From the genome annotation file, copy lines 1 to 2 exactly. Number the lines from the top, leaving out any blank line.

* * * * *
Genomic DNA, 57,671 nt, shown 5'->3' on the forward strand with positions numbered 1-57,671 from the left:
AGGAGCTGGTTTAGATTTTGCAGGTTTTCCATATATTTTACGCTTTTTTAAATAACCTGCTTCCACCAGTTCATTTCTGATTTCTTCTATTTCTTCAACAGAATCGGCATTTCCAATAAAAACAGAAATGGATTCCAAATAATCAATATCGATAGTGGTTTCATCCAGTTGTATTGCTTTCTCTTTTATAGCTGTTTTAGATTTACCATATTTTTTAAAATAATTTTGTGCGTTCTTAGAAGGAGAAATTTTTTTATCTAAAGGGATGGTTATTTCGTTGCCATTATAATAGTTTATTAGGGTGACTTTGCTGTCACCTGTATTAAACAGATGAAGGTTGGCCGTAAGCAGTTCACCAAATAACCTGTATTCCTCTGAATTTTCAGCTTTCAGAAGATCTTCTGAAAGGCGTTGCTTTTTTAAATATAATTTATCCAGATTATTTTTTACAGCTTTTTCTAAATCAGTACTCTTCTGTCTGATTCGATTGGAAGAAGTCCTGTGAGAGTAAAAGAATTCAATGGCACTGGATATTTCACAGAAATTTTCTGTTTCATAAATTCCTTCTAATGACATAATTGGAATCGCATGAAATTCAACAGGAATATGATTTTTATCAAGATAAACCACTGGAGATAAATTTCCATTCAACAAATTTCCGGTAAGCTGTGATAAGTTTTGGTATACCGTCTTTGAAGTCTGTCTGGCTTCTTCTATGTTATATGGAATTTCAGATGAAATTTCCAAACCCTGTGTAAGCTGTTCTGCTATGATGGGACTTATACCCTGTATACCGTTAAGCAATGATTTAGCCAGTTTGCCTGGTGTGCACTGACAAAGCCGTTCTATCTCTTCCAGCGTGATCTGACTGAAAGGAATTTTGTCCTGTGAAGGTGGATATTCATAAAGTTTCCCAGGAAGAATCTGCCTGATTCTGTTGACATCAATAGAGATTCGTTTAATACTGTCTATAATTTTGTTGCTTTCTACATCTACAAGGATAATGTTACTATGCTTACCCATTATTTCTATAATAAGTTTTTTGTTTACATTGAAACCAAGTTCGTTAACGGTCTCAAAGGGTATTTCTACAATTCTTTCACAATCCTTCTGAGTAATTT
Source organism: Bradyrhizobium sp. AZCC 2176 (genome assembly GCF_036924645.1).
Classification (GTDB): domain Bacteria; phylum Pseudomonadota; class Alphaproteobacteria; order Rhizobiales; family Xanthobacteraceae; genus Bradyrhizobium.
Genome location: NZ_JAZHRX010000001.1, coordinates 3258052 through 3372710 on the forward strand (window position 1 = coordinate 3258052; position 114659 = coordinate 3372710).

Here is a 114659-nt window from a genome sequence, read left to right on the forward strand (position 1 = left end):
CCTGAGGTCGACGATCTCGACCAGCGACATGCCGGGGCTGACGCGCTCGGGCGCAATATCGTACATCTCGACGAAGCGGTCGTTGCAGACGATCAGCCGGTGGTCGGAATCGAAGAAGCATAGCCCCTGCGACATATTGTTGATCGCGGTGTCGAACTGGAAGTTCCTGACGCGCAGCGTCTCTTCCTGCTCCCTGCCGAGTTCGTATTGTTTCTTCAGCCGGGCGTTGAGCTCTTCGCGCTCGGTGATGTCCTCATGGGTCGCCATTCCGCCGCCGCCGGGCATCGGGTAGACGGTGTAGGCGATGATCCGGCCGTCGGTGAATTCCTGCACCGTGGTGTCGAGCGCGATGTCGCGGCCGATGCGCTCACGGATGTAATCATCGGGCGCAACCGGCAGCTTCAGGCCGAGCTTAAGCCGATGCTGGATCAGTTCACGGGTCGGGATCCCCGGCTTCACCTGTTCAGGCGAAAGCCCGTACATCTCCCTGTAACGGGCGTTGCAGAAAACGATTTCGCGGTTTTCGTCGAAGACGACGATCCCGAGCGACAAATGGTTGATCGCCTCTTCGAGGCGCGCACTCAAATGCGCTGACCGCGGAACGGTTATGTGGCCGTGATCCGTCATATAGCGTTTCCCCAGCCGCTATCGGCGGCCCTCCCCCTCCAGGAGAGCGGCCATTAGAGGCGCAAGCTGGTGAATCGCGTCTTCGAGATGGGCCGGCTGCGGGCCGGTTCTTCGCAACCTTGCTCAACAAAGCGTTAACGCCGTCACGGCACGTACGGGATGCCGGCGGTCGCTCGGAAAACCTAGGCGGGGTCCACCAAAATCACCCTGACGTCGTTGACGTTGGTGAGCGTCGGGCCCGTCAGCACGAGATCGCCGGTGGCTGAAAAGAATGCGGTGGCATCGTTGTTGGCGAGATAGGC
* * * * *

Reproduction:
Genomic DNA, 57,671 nt, shown 5'->3' on the forward strand with positions numbered 1-57,671 from the left:
AGGAGCTGGTTTAGATTTTGCAGGTTTTCCATATATTTTACGCTTTTTTAAATAACCTGCTTCCACCAGTTCATTTCTGATTTCTTCTATTTCTTCAACAGAATCGGCATTTCCAATAAAAACAGAAATGGATTCCAAATAATCAATATCGATAGTGGTTTCATCCAGTTGTATTGCTTTCTCTTTTATAGCTGTTTTAGATTTACCATATTTTTTAAAATAATTTTGTGCGTTCTTAGAAGGAGAAATTTTTTTATCTAAAGGGATGGTTATTTCGTTGCCATTATAATAGTTTATTAGGGTGACTTTGCTGTCACCTGTATTAAACAGATGAAGGTTGGCCGTAAGCAGTTCACCAAATAACCTGTATTCCTCTGAATTTTCAGCTTTCAGAAGATCTTCTGAAAGGCGTTGCTTTTTTAAATATAATTTATCCAGATTATTTTTTACAGCTTTTTCTAAATCAGTACTCTTCTGTCTGATTCGATTGGAAGAAGTCCTGTGAGAGTAAAAGAATTCAATGGCACTGGATATTTCACAGAAATTTTCTGTTTCATAAATTCCTTCTAATGACATAATTGGAATCGCATGAAATTCAACAGGAATATGATTTTTATCAAGATAAACCACTGGAGATAAATTTCCATTCAACAAATTTCCGGTAAGCTGTGATAAGTTTTGGTATACCGTCTTTGAAGTCTGTCTGGCTTCTTCTATGTTATATGGAATTTCAGATGAAATTTCCAAACCCTGTGTAAGCTGTTCTGCTATGATGGGACTTATACCCTGTATACCGTTAAGCAATGATTTAGCCAGTTTGCCTGGTGTGCACTGACAAAGCCGTTCTATCTCTTCCAGCGTGATCTGACTGAAAGGAATTTTGTCCTGTGAAGGTGGATATTCATAAAGTTTCCCAGGAAGAATCTGCCTGATTCTGTTGACATCAATAGAGATTCGTTTAATACTGTCTATAATTTTGTTGCTTTCTACATCTACAAGGATAATGTTACTATGCTTACCCATTATTTCTATAATAAGTTTTTTGTTTACATTGAAACCAAGTTCGTTAACGGTCTCAAAGGGTATTTCTACAATTCTTTCACAATCCTTCTGAGTAATTT